A protocol of no sedation for critically ill patients receiving mechanical ventilation: A randomized trial

Department of Anesthesia and Intensive Care Medicine, Odense University Hospital, University of Southern Denmark, Denmark.
The Lancet (Impact Factor: 45.22). 02/2010; 375(9713):475-80. DOI: 10.1016/S0140-6736(09)62072-9
Source: PubMed


Standard treatment of critically ill patients undergoing mechanical ventilation is continuous sedation. Daily interruption of sedation has a beneficial effect, and in the general intesive care unit of Odense University Hospital, Denmark, standard practice is a protocol of no sedation. We aimed to establish whether duration of mechanical ventilation could be reduced with a protocol of no sedation versus daily interruption of sedation.
Of 428 patients assessed for eligibility, we enrolled 140 critically ill adult patients who were undergoing mechanical ventilation and were expected to need ventilation for more than 24 h. Patients were randomly assigned in a 1:1 ratio (unblinded) to receive: no sedation (n=70 patients); or sedation (20 mg/mL propofol for 48 h, 1 mg/mL midazolam thereafter) with daily interruption until awake (n=70, control group). Both groups were treated with bolus doses of morphine (2.5 or 5 mg). The primary outcome was the number of days without mechanical ventilation in a 28-day period, and we also recorded the length of stay in the intensive care unit (from admission to 28 days) and in hospital (from admission to 90 days). Analysis was by intention to treat. This study is registered with, number NCT00466492.
27 patients died or were successfully extubated within 48 h, and, as per our study design, were excluded from the study and statistical analysis. Patients receiving no sedation had significantly more days without ventilation (n=55; mean 13.8 days, SD 11.0) than did those receiving interrupted sedation (n=58; mean 9.6 days, SD 10.0; mean difference 4.2 days, 95% CI 0.3-8.1; p=0.0191). No sedation was also associated with a shorter stay in the intensive care unit (HR 1.86, 95% CI 1.05-3.23; p=0.0316), and, for the first 30 days studied, in hospital (3.57, 1.52-9.09; p=0.0039), than was interrupted sedation. No difference was recorded in the occurrences of accidental extubations, the need for CT or MRI brain scans, or ventilator-associated pneumonia. Agitated delirium was more frequent in the intervention group than in the control group (n=11, 20%vs n=4, 7%; p=0.0400).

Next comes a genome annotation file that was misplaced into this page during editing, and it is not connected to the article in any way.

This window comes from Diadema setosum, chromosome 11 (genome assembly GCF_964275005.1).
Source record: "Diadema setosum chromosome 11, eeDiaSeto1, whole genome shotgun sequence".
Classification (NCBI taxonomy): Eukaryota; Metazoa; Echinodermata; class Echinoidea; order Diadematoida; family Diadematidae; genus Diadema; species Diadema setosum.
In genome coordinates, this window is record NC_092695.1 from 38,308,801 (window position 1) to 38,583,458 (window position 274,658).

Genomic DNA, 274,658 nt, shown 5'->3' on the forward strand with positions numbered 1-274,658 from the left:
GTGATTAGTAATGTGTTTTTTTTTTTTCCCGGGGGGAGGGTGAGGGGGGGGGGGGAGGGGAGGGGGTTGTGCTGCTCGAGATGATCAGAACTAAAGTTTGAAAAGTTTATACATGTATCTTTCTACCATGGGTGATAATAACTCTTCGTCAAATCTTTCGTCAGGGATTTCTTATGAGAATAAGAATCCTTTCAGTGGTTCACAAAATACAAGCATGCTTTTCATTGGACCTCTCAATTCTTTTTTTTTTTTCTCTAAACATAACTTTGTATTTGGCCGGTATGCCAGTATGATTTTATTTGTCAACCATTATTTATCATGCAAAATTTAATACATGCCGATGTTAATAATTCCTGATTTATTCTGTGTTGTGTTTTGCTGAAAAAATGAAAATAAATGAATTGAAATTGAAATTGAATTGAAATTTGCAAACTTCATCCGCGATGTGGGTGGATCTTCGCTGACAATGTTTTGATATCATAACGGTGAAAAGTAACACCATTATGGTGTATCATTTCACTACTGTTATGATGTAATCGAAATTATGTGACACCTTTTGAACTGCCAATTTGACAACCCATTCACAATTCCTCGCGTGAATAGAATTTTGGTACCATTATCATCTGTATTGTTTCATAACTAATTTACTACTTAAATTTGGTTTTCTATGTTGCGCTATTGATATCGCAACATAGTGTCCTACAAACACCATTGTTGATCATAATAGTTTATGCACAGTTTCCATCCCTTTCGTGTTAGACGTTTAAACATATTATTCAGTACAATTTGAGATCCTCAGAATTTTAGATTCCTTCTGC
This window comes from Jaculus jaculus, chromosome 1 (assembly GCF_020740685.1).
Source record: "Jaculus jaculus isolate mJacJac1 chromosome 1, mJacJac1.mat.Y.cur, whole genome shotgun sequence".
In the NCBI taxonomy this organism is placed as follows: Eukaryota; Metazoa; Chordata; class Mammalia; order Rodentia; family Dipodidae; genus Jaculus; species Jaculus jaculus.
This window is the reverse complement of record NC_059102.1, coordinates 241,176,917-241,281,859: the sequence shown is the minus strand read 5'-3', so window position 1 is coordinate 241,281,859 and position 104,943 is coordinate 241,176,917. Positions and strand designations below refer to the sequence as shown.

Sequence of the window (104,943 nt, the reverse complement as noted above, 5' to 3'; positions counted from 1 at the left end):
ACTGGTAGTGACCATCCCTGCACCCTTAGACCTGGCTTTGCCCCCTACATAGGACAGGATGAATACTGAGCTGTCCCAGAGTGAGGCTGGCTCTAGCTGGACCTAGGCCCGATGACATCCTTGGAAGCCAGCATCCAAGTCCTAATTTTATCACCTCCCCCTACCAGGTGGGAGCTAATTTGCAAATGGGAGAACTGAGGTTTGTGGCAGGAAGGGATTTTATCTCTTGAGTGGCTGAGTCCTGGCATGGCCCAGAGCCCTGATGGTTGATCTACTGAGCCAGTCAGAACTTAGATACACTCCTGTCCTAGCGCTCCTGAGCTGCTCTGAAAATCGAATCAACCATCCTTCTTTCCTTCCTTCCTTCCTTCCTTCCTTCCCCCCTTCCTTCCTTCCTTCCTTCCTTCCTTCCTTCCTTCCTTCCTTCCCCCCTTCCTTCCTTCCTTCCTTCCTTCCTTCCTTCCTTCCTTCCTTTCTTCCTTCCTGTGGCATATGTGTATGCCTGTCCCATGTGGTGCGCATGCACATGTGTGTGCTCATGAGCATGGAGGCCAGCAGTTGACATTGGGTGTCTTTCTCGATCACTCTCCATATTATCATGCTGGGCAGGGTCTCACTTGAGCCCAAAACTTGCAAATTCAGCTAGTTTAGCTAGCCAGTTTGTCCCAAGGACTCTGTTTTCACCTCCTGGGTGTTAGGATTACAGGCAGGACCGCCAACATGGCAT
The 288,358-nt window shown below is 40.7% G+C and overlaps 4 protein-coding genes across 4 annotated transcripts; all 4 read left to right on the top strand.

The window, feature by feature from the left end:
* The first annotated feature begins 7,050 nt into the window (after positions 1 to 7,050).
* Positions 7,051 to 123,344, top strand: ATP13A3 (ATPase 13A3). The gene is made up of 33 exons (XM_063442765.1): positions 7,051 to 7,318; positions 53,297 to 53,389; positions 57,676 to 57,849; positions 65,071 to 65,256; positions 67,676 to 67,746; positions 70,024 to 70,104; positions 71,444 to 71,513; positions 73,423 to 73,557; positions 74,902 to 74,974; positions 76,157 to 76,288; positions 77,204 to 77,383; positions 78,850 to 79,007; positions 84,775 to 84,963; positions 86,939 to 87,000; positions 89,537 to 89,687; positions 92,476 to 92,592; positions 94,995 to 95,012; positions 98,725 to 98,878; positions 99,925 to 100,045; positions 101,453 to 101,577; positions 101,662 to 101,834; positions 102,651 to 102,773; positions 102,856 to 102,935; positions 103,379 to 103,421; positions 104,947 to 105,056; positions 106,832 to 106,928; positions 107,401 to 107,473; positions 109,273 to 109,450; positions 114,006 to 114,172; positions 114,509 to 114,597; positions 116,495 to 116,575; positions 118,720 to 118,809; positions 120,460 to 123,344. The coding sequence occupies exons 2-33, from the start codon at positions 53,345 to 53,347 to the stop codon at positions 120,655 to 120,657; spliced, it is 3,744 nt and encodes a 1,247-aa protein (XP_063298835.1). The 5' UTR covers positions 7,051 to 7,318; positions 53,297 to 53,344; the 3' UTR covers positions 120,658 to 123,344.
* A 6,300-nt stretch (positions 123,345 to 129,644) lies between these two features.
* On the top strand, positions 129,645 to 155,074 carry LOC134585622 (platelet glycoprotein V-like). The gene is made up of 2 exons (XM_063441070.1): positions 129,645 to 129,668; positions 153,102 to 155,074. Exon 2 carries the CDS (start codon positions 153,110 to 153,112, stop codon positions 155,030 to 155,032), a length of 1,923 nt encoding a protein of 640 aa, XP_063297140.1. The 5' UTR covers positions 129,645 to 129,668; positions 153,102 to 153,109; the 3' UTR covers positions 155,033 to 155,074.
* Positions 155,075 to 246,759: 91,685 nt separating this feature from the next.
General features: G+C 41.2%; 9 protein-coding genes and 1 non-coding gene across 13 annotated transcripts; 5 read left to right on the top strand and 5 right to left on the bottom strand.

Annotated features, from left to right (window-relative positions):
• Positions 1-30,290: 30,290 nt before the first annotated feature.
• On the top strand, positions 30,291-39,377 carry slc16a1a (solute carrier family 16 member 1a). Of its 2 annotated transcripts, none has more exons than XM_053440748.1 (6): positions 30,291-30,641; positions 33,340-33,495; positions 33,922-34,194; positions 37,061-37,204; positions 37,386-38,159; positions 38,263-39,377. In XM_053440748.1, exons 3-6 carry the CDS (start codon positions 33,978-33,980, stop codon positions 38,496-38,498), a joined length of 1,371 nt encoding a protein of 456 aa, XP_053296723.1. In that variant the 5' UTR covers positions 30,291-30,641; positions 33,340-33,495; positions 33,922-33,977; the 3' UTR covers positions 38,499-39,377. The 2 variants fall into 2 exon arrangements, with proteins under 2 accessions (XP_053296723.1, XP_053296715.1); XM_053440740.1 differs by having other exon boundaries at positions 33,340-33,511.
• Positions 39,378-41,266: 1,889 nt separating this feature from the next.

No sedation of critically ill patients receiving mechanical ventilation is associated with an increase in days without ventilation. A multicentre study is needed to establish whether this effect can be reproduced in other facilities.
Danish Society of Anesthesiology and Intensive Care Medicine, the Fund of Danielsen, the Fund of Kirsten Jensa la Cour, and the Fund of Holger og Ruth Hess.

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    • "Thus, small reductions in LoMV for a specific study may not be detected if it is under-powered (Whitley and Ball, 2002, Pintado et al., 2013). Table 1 shows several RCTs where only three (The Acute Respiratory Distress Syndrome Network, 2000, Mercat et al., 2008, Strøm et al., 2010) were able to show statistical significance in reducing LoMV. "
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    • "It was not until the year 2000 that sedation procedures were changed, when a study by Kress et al. (2000) showed that daily sedation breaks reduced the number of days with MV as well as the length of hospital stay. After 10 years, in 2010, it was shown that a no-sedation protocol was also associated with reduced number of days with MV and length of hospital stay in both ICU and hospital (Strøm et al., 2010), and another step was taken towards light or no-sedation of patients. Light or no-sedation protocols are a radical change for clinical practice and a challenge to both health care personnel (Everingham et al., 2014) and patients (Karlsson et al., 2012a). "
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